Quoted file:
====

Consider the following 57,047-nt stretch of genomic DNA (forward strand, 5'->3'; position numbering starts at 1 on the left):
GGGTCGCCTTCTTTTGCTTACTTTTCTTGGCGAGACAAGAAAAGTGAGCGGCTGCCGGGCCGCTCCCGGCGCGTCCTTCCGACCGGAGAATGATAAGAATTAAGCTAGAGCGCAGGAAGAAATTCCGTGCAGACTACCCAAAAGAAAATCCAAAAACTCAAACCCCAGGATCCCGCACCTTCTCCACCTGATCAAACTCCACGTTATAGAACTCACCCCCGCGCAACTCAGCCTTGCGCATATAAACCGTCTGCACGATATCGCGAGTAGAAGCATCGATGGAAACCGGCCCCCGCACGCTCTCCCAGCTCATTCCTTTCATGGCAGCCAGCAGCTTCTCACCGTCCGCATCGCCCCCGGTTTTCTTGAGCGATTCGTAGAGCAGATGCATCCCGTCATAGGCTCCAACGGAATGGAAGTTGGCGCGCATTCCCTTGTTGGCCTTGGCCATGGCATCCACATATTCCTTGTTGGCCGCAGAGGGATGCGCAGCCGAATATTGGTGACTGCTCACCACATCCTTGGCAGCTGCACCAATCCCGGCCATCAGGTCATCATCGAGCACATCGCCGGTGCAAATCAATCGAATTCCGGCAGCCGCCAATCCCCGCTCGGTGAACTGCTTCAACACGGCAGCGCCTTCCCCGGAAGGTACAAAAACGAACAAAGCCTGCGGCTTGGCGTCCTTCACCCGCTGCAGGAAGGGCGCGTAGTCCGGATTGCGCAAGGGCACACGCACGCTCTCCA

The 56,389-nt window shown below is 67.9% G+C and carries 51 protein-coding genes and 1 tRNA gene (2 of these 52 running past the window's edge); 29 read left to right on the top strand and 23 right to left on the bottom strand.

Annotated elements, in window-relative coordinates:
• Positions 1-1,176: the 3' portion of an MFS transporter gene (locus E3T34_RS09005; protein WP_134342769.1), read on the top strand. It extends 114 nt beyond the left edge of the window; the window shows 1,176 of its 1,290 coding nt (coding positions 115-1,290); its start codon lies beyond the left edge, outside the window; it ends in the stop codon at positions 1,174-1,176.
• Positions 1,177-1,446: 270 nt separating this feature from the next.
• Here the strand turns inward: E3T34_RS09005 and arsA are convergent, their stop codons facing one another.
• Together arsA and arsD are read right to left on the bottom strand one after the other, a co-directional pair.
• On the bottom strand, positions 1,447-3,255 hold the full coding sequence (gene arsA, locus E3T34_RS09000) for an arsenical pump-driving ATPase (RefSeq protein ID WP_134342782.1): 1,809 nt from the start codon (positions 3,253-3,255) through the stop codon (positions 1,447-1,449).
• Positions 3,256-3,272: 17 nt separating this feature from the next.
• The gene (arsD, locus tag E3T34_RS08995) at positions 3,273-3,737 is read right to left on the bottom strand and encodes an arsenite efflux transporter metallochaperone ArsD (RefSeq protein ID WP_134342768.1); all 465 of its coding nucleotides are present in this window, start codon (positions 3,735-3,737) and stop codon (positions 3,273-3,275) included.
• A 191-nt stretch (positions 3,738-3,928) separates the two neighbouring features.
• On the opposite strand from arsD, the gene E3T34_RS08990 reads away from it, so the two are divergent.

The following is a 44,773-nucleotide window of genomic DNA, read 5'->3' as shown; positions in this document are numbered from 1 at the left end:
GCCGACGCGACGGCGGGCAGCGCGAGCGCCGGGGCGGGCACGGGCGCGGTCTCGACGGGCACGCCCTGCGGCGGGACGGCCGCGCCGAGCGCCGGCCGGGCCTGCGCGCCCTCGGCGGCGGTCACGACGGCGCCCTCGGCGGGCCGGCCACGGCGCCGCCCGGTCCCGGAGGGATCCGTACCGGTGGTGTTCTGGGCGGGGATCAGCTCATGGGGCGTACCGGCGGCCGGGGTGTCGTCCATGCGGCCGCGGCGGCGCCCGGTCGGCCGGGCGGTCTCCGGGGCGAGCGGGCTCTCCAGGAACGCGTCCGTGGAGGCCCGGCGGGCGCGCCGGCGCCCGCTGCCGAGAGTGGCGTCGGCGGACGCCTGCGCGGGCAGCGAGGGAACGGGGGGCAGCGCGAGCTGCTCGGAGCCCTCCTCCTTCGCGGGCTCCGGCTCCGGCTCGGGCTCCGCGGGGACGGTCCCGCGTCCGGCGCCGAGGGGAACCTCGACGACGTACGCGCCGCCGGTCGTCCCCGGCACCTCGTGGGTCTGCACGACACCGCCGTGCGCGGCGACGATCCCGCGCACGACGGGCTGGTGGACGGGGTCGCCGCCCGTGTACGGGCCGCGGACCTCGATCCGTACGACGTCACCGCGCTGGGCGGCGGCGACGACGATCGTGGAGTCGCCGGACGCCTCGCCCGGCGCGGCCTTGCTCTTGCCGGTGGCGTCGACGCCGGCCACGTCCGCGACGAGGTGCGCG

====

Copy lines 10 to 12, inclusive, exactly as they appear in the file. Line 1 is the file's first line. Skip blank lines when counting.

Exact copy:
• Positions 3,256-3,272: 17 nt separating this feature from the next.
• The gene (arsD, locus tag E3T34_RS08995) at positions 3,273-3,737 is read right to left on the bottom strand and encodes an arsenite efflux transporter metallochaperone ArsD (RefSeq protein ID WP_134342768.1); all 465 of its coding nucleotides are present in this window, start codon (positions 3,735-3,737) and stop codon (positions 3,273-3,275) included.
• A 191-nt stretch (positions 3,738-3,928) separates the two neighbouring features.